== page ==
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The world's largest quantum chemistry dataset to empower new materials design and drug discovery

24/11/2022 The world’s largest quantum chemistry dataset to empower new materials design and drug discovery
Figure 1. Different approaches to predict molecular properties. Credit: Artur Kadurin

Predicting the properties of anobject is a most natural task for machine learning (ML) algorithms, and molecules or crystals are not an exception. Every drug discovery or materials design pipeline depends on the ability to predict a future product's physical and chemical properties.

However, in contrast to more conventional domains of ML, such as images or texts, it is much more expensive in both money and time to validate the work of your models. To assess the quality, you must go to the wet lab to synthesize the structure and then perform real-world experiments to evaluate every single property. In addition to that, to train a machine learning model to predict molecular properties, you need access to relevant data for every property of interest, while the quality will depend on the size and diversity of your dataset.

A more general approach is to try to predict all the properties of the atomic system ab initio. Luckily, there is a fundamental theory behind the processes occurring on the quantum level. The Schrödinger equation allows us to explicitly calculate what is going on between atoms and electrons. For scientists, it means that we can simulate the behavior of a molecule or material and explicitly calculate its properties, at least in theory.

In practice, the amount of calculations needed for a precise solution of the Schrödinger equation grows exponentially with the number of electrons. However, there exist a wide variety of numerical methods that solve it on different levels of precision. These methods comprise a hierarchy that trades off accuracy against computational cost. Density functional theory (DFT) provides us with reasonably precise methods with feasible computation costs for systems of dozens of atoms.

Deep learning for quantum chemistry

Recent advances in deep learning (DL), especially in graph convolution networks, opened a whole new field of research—neural networks for quantum chemistry. Instead of predicting a specific property of a molecular structure, these methods are aiming to assess molecular conformation—the 3D arrangement of the atoms in a molecule, by predicting its quantum properties.

In particular, there are a number of papers focused on the substitution of computationally expensive DFT calculation with relevantly cheap neural network solutions. The vast majority of these works are limited to experiments performed only on a few or even single structures. It restricts the generalization and questions the applicability of these models to real-world problems.

nablaDFT dataset

On the path to solving the problem of access to suitable data, we at the DL in Life Sciences research group from AIRI, Artificial Intelligence Research Institute, decided to compute and share the biggest (so far) quantum chemistry dataset calculated on the DFT level of theory. The research was published in Physical Chemistry Chemical Physics and performed in collaboration with scientists from the Skolkovo Institute of Science and Technology and the St. Petersburg Department of Steklov Mathematical Institute. Together with the data we reimplement and evaluate several state-of-the-art neural network models on two common tasks: prediction of potential energy (a) and DFT Hamiltonian (b) for a given molecular conformation.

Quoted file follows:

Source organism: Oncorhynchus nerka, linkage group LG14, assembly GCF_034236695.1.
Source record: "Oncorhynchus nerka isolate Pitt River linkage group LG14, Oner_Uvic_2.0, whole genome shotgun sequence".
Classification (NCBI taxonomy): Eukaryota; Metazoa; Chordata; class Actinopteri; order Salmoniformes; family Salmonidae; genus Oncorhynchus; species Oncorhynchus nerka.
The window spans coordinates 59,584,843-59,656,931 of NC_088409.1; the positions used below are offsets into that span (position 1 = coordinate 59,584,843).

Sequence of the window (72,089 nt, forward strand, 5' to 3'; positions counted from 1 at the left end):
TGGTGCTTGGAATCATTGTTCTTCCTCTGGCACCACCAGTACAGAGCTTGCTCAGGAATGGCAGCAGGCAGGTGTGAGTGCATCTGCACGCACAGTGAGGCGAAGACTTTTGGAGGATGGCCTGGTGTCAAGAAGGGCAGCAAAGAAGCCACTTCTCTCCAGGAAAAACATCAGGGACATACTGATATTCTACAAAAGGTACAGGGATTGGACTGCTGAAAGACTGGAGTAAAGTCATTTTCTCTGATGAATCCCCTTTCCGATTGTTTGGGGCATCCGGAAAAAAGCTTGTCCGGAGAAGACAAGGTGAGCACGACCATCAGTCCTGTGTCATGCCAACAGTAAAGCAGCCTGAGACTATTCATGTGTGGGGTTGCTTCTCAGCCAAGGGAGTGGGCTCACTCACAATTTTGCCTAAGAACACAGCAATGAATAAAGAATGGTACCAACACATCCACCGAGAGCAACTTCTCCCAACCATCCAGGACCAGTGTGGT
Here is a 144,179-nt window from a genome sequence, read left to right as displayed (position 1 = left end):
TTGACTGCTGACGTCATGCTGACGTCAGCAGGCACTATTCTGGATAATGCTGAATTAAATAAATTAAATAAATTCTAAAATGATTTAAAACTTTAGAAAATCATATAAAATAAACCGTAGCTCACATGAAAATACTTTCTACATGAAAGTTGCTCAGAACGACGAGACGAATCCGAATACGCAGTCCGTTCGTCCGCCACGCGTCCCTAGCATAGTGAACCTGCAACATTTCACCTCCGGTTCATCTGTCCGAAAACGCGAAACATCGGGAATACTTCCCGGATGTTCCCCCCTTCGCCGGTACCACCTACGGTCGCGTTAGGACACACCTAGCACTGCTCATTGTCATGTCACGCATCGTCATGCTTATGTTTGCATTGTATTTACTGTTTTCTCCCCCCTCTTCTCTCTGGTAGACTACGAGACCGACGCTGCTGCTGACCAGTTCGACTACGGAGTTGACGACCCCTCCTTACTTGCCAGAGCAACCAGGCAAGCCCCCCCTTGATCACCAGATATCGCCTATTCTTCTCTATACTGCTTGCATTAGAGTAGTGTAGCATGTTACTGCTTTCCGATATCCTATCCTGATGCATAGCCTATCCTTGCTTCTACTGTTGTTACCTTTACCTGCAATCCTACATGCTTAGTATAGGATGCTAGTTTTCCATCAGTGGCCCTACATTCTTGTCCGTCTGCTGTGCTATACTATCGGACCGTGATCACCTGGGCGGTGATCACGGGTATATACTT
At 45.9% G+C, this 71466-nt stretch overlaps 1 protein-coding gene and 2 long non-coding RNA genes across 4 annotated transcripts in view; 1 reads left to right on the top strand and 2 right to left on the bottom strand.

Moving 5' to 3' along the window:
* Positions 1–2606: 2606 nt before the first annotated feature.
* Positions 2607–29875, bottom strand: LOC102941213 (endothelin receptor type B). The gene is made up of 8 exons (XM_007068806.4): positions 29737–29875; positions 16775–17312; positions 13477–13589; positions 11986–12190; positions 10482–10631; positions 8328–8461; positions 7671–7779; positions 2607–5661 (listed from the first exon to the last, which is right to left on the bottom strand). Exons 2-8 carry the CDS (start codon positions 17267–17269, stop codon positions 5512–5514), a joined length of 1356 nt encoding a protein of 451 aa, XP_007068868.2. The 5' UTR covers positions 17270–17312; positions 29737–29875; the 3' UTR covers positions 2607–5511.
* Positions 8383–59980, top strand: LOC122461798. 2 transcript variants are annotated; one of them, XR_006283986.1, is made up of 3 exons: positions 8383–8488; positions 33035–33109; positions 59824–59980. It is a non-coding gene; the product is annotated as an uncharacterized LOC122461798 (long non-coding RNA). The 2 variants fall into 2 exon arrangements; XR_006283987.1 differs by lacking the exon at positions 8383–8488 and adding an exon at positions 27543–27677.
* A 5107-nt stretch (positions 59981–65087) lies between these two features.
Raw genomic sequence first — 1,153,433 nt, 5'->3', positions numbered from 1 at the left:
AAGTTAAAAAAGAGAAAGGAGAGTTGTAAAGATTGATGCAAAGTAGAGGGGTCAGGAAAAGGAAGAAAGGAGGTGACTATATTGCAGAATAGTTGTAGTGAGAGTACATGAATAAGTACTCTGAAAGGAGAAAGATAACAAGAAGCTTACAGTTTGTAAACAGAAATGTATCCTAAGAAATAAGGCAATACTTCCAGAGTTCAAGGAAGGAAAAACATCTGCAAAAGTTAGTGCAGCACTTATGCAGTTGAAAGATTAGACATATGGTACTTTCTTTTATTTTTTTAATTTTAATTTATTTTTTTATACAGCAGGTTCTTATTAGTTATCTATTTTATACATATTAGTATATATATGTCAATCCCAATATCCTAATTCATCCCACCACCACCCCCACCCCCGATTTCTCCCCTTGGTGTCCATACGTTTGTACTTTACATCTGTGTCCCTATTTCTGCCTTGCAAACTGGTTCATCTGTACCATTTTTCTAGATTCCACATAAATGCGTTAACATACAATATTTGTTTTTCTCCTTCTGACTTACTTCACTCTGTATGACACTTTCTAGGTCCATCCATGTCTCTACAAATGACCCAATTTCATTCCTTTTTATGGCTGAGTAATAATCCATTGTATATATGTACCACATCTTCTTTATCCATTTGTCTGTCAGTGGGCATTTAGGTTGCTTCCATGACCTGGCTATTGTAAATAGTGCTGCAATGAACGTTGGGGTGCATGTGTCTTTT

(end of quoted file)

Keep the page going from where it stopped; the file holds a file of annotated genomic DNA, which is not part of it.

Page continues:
The dataset available via GitHub contains over 5 million conformations for over 1 million drug-like molecules together with quantum properties such as conformational energy, DFT Hamiltonian matrix, wave functions, and many others. It takes about 5 min of CPU time on average for a single conformation computation, which sums up to about 50 years of CPU time for the whole dataset.

The world’s largest quantum chemistry dataset to empower new materials design and drug discovery
Figure 2. Overview of the nablaDFT dataset and benchmark contribution. Credit: Artur Kadurin

Benchmark results

To benchmark models in different settings we divide the test set into three subsets:
  • Molecular conformations for structures presented in the training set.
    Molecular conformations for structures not presented in the training set.
    Molecular conformations for structures with scaffolds were not presented in the training set.
All the models were trained in a multi-molecular setup. According to our results, the best model achieves a mean average error of 3.2x10-2 hartrees (~20 kcal/mol) on the separate structures test set on the task of conformational energy prediction, while the chemical accuracy achievable in a wet lab is about 1kcal/mol. Not surprisingly, most of the models perform better when tested on new conformations of already-seen molecular structures. Even a simple linear regression model shows an improvement from 4.7x10-2 Hartree MAE to 4.0x10-2 hartrees.

Conclusion
Though it remains a challenge to obtain models that are close to chemical accuracy, our experimental evidence shows that larger datasets lead to better ML models.
While we plan to keep replenishing the already collected dataset in order to contribute to the development of artificial intelligence technologies, we would like to invite the community to contribute to the benchmark by evaluating novel models on the proposed dataset.
This story is part of Science X Dialog, where researchers can report findings from their published research articles. Visit this page for information about ScienceX Dialog and how to participate.

Source: https://bit.ly/3UX4rMf, via Phys.Org.
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